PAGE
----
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Gifts to universities come with moral strings attached

Who was Thomas J. Watson?

When earlier this summer I saw "The Corporation," a documentary critique of one of the dominant institutions in modern times, I learned some new - and unpleasant - things about the namesake of one of Brown's most prominent buildings.

Thomas J. Watson, whose name is now emblazoned on our Center for Information Technology (otherwise known as the CIT) founded the company that became IBM, one of the dominant corporations of the twentieth century. Under his leadership, IBM flourished. It also colluded with the Nazis from their rise and well into World War II.

In exchange for handsome profit, Thomas J. Watson helped supply Hitler's regime with a then-sophisticated punch card technology - one that proved vital for the implementation of the Holocaust.

Watson was by no means unique among American businessmen for his close and profitable ties with Nazi Germany. Other notable names in this group include the automobile manufacturer Henry Ford and Prescott Bush, the father and grandfather of two later presidents.

What does distinguish Watson, however, is the sheer devastation directly wrought by his actions.

According to Edwin Black, whose 2001 book "IBM and the Holocaust" brought attention to the mid-century misdeeds of one of America's most important corporations, the use of IBM-supplied Hollerith punch card machines that tabulated census data and identified Jews and other target groups showed a striking correlation with Holocaust mortality rates.

In France, where the Hollerith system was sabotaged by members of the Resistance, Jews suffered a mortality rate of 25 percent. In Holland, however, where the population showed sometimes violent opposition to the Holocaust but the Hollerith system was left intact, nearly 70 percent of Jews were killed. As Black demonstrates, IBM's technology was indeed lethal.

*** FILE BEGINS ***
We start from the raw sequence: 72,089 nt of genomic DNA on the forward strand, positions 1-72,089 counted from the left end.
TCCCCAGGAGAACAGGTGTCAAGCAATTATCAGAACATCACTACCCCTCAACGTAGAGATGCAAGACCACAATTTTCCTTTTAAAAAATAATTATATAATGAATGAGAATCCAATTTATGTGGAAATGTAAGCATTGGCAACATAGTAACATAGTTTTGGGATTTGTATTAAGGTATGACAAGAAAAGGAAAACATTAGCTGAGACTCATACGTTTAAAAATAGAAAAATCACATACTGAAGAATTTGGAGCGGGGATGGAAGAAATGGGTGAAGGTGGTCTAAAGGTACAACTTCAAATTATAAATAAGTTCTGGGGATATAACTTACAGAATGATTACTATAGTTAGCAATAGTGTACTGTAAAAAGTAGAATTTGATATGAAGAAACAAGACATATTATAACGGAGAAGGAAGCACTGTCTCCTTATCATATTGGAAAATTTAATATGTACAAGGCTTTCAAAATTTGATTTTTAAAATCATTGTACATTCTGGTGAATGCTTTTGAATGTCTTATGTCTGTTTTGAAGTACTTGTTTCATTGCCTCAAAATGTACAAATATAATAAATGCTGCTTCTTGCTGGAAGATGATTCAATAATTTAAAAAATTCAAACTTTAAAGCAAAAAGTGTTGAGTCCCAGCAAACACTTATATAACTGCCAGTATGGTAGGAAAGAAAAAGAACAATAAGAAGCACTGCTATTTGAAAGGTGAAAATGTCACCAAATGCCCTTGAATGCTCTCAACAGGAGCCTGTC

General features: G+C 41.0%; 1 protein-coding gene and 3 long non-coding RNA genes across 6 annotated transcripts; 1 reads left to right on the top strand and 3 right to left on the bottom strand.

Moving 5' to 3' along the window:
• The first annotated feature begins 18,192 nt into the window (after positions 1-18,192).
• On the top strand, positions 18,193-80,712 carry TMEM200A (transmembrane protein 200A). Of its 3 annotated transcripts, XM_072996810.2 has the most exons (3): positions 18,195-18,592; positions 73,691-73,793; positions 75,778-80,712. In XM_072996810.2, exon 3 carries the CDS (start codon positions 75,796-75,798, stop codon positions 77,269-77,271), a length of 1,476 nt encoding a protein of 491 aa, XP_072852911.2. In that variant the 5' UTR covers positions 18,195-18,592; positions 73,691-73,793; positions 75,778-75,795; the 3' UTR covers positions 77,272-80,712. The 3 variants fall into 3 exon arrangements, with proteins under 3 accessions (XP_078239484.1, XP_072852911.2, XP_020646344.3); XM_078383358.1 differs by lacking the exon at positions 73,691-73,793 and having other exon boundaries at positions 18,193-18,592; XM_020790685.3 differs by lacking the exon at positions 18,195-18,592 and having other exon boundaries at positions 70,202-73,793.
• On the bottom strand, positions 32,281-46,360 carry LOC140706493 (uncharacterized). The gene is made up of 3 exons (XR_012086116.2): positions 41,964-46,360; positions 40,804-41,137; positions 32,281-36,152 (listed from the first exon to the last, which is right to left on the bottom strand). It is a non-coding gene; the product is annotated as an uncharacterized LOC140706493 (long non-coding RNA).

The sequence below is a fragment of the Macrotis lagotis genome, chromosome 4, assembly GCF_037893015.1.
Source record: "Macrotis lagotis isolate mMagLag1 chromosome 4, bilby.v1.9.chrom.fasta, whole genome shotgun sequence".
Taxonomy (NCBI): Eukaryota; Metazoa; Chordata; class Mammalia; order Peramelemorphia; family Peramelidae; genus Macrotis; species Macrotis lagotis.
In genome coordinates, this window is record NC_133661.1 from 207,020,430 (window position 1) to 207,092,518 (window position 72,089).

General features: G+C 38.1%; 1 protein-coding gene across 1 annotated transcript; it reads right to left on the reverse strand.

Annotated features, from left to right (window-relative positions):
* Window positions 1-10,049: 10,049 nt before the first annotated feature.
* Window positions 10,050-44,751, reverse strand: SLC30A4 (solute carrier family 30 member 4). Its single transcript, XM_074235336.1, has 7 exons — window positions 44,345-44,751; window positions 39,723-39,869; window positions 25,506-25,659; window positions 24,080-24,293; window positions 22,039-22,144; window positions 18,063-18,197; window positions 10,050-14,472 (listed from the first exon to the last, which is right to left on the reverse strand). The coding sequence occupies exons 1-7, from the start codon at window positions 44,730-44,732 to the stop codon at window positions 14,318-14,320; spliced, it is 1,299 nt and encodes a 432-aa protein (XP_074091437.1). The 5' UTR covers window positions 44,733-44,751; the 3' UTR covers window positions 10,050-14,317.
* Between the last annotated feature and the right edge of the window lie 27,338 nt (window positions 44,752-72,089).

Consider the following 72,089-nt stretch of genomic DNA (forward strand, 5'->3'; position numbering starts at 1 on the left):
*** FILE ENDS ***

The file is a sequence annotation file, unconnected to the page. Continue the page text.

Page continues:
Watson knew that the punch card system could be used for ill, even for genocide, and yet he continued to sell the machines to Germany when public ties with Hitler became unsavory, only covertly through an IBM subsidiary called Dehomag. The sale of the machines continued even after the passage of the Nuremburg Laws of 1935, which openly discriminated against Jews.

For this support, Watson in 1937 received from Hitler an Eagle with Star medal, which was returned only at the outbreak of the war.

But IBM continued to profit from its Dehomag operation throughout World War II. The company prospered, and when Thomas J. Watson reluctantly retired from its helm in 1956, his son, Brown class of 1937, was named his successor. In later years, generous donations to the university from Watson Jr. would bring his name to Brown's Institute for International Studies and his father's to the CIT.

At a time when Brown has a Slavery and Justice Committee investigating the University's historical ties to slavery surely it is also worth asking what it means for the school to remember and honor people such as Thomas J. Watson.

Other universities have reckoned with such issues. In a recent prominent case, Harvard University this summer returned a $2.5 million donation from the president of the United Arab Emirates after a student and faculty-led protest against the Sheik's alleged ties to a think tank that accused the U.S. army of perpetrating the attacks of September 11 and that espoused other virulent viewpoints. In contrast, Columbia and Georgetown universities have kept their respective gifts from Sheik Zayed bin Sultan Nahayan.

Certain major donations to Brown University pose similarly complex moral questions. John Brown, the university's namesake, was a slave trader, Watson supplied punch card technology to the Nazis and Alfred Taubman, whose name adorns Brown's Center for Public Policy, recently served jail time. A former chairman of the auction house Sotheby's, he was convicted of colluding with archrival Christie's to fix the prices of fine art.

These are historical facts, and important parts of these men's legacies. Members of a university that has been given money to honor the memories of these men must think long and hard about how to do so in such a way that does not ignore their decidedly dubious pasts.

Julia Kay '06 is a new contributor to these pages.


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